[tex-live] tlmgr query

Zdenek Wagner zdenek.wagner at gmail.com
Sat Jul 25 12:10:44 CEST 2009

2009/7/24 Rowland McDonnell <rjmmnet-lists at yahoo.co.uk>:
>>Some answers ...
> ...
> Now, I wish to maintain compatibility with all my old documents.  That
> means any new TeX system I install must be modified to work
> appropriately.
It can be done once for ever quite easily

> The modifications I need to do are:
> Unplug Babel

Babel is not hardwired into LaTeX, it's just a package with a lot of
files. If you do not put \usepackage[languages]{babel} into your
document, it will not be loaded.

> Plug in some additional founts
> Add a local system-wide additional TEXMF tree.
That's texmf-local. TL (= TeX Live) is installed in a directory named
/some/path/texlive and it contains separate directory for each year
and a few directories for each year (texmf, texmf-dist, texmf-var).
Besides the directories for each year /some/path/texlive contains
texmf-local which is the system-wide local TEXMF tree. Its contents
will not be deleted when you install the next TL release.

Now the directory structure. It follows TDS (= TeX Directory
Structure). You can find a lengthy document about it. You can find
internals on file searching in the documentation of kpathsea. However,
heving spent a few minutes lookikg into texmf-dist and playing with
kpsewhich you will be able to pout your files to texmf-local even
without reading the documentation. I do not say that you should not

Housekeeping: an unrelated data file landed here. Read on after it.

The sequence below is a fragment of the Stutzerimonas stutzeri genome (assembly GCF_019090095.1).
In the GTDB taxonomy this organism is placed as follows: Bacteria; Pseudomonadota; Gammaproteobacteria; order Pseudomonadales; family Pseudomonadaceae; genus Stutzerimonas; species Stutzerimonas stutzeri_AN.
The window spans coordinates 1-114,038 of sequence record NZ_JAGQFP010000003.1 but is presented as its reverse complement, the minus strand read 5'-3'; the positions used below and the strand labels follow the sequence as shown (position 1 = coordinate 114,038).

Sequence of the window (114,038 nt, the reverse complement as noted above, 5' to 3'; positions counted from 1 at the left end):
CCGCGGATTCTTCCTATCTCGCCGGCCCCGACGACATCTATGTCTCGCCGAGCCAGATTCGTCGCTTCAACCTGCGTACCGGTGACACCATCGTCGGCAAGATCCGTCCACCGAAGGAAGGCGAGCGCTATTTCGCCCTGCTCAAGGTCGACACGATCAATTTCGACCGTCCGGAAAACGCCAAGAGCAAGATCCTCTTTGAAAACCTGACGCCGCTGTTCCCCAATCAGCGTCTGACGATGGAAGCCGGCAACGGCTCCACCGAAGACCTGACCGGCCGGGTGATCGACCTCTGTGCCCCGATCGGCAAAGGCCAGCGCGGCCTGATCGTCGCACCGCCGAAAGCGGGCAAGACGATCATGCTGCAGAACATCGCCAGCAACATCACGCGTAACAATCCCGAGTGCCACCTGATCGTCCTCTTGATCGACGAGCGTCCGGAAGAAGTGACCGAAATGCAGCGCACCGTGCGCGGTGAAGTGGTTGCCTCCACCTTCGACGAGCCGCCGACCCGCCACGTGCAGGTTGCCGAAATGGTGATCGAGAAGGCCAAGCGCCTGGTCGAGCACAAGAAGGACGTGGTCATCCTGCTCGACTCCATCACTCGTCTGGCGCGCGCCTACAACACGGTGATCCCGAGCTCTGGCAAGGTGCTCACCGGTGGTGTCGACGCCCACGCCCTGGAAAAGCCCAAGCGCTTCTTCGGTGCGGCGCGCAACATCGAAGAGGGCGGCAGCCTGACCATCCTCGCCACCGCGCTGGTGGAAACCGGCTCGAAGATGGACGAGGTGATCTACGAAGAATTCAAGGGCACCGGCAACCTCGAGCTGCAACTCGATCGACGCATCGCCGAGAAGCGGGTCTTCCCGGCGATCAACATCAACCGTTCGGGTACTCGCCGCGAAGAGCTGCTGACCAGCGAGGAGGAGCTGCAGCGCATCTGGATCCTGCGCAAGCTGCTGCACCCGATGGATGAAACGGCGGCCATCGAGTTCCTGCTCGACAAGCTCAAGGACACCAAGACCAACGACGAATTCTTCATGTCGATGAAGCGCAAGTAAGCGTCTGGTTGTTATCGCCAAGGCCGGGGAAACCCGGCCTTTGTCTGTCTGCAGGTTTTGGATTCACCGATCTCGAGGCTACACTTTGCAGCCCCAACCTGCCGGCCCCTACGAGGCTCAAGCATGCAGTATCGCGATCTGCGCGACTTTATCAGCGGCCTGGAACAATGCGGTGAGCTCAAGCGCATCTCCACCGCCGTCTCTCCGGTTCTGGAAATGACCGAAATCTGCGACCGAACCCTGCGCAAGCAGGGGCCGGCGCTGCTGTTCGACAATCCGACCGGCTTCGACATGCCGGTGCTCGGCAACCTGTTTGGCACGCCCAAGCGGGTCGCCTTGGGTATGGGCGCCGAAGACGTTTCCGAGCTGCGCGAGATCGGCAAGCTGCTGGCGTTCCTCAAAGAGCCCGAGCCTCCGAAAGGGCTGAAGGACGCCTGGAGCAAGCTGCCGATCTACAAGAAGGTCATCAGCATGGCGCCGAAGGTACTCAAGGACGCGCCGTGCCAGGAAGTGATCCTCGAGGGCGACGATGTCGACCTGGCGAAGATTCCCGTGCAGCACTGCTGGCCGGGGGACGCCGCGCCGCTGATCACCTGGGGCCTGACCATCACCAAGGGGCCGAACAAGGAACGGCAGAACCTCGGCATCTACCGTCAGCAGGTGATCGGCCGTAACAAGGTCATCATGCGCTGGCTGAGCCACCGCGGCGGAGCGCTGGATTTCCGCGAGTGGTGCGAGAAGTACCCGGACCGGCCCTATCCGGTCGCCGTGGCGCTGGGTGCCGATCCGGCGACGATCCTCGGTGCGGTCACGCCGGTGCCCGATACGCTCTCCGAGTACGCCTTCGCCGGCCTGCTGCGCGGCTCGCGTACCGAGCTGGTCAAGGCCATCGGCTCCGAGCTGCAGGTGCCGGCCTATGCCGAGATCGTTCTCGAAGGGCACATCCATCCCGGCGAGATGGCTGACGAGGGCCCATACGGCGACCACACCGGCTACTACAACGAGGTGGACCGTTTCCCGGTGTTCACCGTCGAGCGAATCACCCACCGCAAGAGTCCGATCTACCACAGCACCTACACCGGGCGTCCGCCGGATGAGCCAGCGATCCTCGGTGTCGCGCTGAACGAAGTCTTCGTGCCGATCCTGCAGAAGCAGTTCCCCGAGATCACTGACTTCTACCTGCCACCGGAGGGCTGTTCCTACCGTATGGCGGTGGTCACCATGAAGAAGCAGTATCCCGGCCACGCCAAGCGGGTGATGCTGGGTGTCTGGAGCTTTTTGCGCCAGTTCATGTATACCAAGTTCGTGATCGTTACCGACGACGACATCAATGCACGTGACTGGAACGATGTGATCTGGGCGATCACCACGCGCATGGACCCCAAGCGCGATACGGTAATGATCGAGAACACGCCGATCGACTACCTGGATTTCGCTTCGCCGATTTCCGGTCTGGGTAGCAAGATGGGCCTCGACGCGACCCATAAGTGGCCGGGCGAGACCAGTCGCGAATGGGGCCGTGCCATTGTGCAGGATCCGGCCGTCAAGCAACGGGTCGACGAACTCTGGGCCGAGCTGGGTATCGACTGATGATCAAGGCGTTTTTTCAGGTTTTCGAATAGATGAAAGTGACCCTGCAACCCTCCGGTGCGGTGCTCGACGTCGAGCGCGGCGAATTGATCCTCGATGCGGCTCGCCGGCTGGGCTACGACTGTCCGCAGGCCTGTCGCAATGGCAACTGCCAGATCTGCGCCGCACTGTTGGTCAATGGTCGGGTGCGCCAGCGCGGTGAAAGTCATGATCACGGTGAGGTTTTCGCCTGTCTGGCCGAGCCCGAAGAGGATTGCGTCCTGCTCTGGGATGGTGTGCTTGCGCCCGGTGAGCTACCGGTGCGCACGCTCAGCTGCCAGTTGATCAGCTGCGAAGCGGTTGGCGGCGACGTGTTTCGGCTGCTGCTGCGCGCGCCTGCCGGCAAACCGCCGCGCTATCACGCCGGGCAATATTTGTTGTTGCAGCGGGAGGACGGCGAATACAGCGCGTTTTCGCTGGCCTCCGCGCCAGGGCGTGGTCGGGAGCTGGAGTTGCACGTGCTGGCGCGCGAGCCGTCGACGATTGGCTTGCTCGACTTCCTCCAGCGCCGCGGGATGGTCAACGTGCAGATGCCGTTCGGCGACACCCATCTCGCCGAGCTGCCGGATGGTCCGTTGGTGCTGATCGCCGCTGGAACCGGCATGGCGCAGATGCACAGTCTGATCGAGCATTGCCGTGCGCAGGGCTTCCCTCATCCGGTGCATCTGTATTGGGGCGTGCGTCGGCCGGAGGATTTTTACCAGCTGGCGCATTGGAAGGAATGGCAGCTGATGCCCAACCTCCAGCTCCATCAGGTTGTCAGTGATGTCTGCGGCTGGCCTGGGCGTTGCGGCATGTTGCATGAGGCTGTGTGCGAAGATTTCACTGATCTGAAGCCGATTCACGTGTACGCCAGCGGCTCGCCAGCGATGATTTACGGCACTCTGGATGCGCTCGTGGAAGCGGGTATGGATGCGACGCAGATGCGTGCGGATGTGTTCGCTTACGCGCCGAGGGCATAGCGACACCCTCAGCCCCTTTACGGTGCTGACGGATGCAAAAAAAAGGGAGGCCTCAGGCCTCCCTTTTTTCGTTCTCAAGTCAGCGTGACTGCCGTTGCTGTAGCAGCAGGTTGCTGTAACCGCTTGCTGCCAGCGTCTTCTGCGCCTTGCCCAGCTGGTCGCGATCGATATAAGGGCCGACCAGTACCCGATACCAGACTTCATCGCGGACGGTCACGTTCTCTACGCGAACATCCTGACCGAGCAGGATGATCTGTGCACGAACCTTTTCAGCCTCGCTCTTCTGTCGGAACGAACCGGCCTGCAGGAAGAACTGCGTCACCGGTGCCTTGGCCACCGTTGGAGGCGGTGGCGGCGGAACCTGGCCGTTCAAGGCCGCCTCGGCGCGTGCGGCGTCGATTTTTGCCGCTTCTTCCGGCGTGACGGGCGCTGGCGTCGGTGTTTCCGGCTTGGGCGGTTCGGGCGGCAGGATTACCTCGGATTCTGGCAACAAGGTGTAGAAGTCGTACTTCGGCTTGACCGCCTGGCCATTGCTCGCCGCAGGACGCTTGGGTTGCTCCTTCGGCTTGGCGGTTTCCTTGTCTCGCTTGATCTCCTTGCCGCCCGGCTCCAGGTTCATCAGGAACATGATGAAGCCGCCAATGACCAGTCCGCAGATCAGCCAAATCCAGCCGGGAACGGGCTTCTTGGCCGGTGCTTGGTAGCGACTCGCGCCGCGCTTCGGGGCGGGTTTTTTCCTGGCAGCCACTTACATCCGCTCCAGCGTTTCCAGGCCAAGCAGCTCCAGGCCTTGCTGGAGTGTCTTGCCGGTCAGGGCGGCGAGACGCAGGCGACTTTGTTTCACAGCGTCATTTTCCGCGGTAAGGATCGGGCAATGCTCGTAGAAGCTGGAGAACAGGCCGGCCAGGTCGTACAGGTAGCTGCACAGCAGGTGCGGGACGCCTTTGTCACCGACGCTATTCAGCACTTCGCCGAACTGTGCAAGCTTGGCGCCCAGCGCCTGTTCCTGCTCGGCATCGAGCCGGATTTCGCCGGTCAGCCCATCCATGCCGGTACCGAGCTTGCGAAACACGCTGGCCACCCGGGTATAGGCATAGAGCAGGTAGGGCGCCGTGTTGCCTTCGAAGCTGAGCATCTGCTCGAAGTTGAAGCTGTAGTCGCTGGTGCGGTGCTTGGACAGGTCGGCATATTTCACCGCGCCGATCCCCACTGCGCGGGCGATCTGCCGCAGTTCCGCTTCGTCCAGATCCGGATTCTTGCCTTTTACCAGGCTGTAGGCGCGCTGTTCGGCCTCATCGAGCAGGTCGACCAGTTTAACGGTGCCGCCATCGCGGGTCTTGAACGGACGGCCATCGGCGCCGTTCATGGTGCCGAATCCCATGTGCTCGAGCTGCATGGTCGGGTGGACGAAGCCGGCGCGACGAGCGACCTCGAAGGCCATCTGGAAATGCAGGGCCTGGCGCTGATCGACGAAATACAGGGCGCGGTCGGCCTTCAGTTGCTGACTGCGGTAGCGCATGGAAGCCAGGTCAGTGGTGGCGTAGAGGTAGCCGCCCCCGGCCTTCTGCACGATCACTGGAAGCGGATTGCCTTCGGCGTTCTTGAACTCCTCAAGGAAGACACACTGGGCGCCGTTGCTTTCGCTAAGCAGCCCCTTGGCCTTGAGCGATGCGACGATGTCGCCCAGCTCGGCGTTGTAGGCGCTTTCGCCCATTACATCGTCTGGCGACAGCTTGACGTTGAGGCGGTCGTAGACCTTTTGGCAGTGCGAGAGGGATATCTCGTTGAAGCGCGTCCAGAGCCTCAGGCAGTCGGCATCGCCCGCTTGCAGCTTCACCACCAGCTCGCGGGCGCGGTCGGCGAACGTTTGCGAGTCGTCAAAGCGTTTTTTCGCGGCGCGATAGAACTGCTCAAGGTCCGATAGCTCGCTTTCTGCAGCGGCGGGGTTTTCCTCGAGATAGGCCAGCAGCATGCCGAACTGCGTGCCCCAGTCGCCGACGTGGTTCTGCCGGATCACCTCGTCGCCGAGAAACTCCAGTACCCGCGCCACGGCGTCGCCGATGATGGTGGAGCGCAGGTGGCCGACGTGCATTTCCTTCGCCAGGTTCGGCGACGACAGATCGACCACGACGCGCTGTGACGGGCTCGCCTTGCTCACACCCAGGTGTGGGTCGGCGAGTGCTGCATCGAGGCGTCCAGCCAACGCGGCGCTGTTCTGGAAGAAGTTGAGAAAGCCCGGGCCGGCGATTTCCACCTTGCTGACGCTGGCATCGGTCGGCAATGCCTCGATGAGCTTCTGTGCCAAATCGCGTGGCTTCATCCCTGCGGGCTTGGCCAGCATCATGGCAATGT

read it, I am just describing the fast and easy way.

Assume you want to install a font family, you have tfm and pfb files.
First try that you know how to use kpsewhich. If everything is OK, the
following commands should find Computer Modern:

kpsewhich cmr10.tfm
kpsewhich cmr10.pfb

Now look into TL directories. You find texmf-dist/fonts with some
subdirectories. Look into their structure and model the structure in
texmf-local. Kpathsea is configured so that it looks into
subdirectories so that the exact name of the subdirectory with your
files does not matter, it just needs to be in the right place. You
need not have to create lots of branches in texmf-local. Suppose you
wish to install two font families, SomeFontFamily and
AnotherFontFamily. You create directories
texmf-local/fonts/tfm/somefontfamily for tfm files of SomeFontFamily
and texmf-local/fonts/Type1/somefontfamily for pfb files, similarly
for AnotherFontFamily. Next you create somefontfamily.map and
anotherfontfamily.map. You probably have them. If not, read the
documentation of dvips, the syntax is described here. You can also
look into some exixting map. Take a simple one, eg dvng.map (kpsewhich
dvng.map should find it). Put it in the right directory (again, model
it after texmf-dist). Now run mktexlsr. Afterwards kpsewhich should be
able to find your files. Finally it is necessary to inform dvips,
dvipdfm, pdftex etc that the font families are available. You do it by

updmap-sys --enable Map=somefontfamily.map

If your fonts are both Type1 and bitmap, you will use MixedMap instead of Map.

Instaling LaTeX packages is even simpler. The standard packages reside
under texmf-dist/tex/latex. You just create similar directories under